We have to know that Hashem requires Jews to do more than the din. They should do lifnim mishuras hadin. You have to teach the Jewish people what to do, and you must teach them that they must go beyond their obligation. Every day, all day long, it’s remarkable how many opportunities we have — not just opportunities, but sometimes obligations — to do what we are not commanded to do. You’re walking in the street and see a smashed tomato on the sidewalk. It’s none of your business. You didn’t put it there. But who says you can walk by? Right behind you someone might step on it and break a leg, chalilah. People go to the hospital for such things. Don’t say: Where does it say I should stop? Act lifnim mishuras hadin and clean it up.
Do you know how many times these things turn up in life? Some of them are literally pikuach nefesh. Say there’s a family gathering, and as you enter the house you notice an open window and little children romping around. Does it occur to you that one child might lean over the windowsill? There are a lot of things like that in life. You’d be surprised how much opportunity — and in some cases obligation — there is to act and live lifnim mishuras hadin. The Torah of 613 commandments is big, but the obligations beyond the Torah have no end. It says in Tehillim (119:96), “Everything has a limit, but Your commandment is endlessly wide.” The Chovos Halevavos asks: What does it mean “endlessly wide”? There are 613 mitzvos, a limited number. How can the Torah be “endlessly wide”? He answers that the duties of the heart — our thoughts — are endless. And they are duties.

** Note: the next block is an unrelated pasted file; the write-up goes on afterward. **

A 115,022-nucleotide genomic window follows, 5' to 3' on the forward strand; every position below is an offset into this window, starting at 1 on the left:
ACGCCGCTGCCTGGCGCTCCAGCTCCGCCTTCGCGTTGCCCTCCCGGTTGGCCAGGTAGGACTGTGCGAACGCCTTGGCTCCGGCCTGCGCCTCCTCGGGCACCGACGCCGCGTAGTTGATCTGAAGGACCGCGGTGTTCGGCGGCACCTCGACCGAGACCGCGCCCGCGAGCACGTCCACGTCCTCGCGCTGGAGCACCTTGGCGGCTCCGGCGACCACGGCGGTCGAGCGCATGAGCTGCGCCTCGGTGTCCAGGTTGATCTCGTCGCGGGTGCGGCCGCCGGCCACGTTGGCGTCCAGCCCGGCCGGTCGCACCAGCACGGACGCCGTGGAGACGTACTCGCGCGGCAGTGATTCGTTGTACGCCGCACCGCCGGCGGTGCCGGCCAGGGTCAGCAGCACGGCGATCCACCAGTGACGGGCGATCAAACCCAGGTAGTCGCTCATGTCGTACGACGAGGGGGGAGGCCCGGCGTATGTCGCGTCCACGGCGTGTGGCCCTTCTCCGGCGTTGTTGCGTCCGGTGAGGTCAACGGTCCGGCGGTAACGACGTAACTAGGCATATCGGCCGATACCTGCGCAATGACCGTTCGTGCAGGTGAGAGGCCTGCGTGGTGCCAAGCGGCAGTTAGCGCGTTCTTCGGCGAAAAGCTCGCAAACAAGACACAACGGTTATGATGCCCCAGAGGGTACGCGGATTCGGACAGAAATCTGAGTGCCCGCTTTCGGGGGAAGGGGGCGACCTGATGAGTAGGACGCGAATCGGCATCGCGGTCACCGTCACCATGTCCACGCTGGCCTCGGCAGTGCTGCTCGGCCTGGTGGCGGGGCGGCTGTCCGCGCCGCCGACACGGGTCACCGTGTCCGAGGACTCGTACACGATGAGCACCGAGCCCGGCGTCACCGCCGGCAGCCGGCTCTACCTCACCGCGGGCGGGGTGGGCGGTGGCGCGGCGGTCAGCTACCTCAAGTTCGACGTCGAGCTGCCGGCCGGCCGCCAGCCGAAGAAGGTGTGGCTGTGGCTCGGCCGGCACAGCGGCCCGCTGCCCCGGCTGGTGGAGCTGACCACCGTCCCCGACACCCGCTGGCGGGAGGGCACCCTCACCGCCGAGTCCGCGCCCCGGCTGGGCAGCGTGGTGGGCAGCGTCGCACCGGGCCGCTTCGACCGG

Astor, Yaakov. Rav Avigdor Miller on Olam Haba (pp. 182-183). The Judaica Press, Inc.. Kindle Edition.